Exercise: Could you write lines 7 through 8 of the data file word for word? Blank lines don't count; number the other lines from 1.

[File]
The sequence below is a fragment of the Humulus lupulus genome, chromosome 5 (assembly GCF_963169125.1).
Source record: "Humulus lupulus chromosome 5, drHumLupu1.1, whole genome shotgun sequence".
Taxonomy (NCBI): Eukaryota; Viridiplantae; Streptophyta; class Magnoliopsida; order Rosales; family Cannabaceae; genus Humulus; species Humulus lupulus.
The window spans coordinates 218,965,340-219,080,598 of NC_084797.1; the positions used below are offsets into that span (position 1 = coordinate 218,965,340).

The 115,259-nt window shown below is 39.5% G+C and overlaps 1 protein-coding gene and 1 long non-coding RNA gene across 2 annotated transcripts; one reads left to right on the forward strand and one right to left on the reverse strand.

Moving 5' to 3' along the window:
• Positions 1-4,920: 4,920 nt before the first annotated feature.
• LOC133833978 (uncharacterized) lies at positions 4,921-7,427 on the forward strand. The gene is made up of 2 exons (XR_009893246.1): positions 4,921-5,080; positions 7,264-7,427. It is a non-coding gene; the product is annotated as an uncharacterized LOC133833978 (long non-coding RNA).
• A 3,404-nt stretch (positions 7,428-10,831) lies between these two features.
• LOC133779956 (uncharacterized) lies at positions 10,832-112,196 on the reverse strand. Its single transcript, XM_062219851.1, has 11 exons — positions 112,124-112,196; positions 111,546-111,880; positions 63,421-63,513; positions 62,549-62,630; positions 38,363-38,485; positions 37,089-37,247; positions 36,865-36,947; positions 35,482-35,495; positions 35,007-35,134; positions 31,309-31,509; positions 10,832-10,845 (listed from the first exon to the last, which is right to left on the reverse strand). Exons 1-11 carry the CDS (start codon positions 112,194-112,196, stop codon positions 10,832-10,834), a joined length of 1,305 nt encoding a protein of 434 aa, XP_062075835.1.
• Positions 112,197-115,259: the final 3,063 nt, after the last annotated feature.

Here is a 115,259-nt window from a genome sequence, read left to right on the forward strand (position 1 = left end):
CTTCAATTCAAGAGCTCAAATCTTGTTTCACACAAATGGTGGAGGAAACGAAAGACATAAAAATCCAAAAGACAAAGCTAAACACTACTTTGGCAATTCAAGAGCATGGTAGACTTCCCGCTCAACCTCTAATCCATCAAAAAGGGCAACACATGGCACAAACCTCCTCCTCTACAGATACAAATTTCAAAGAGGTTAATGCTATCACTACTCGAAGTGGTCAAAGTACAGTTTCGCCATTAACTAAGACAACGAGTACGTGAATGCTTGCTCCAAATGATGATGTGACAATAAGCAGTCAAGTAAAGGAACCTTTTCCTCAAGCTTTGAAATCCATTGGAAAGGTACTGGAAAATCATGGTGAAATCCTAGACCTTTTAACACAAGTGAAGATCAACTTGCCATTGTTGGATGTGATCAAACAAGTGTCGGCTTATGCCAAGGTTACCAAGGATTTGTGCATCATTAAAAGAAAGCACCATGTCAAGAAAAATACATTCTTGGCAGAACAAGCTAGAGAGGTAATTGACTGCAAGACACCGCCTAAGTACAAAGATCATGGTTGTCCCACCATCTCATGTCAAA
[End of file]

• Positions 1-4,920: 4,920 nt before the first annotated feature.
• LOC133833978 (uncharacterized) lies at positions 4,921-7,427 on the forward strand. The gene is made up of 2 exons (XR_009893246.1): positions 4,921-5,080; positions 7,264-7,427. It is a non-coding gene; the product is annotated as an uncharacterized LOC133833978 (long non-coding RNA).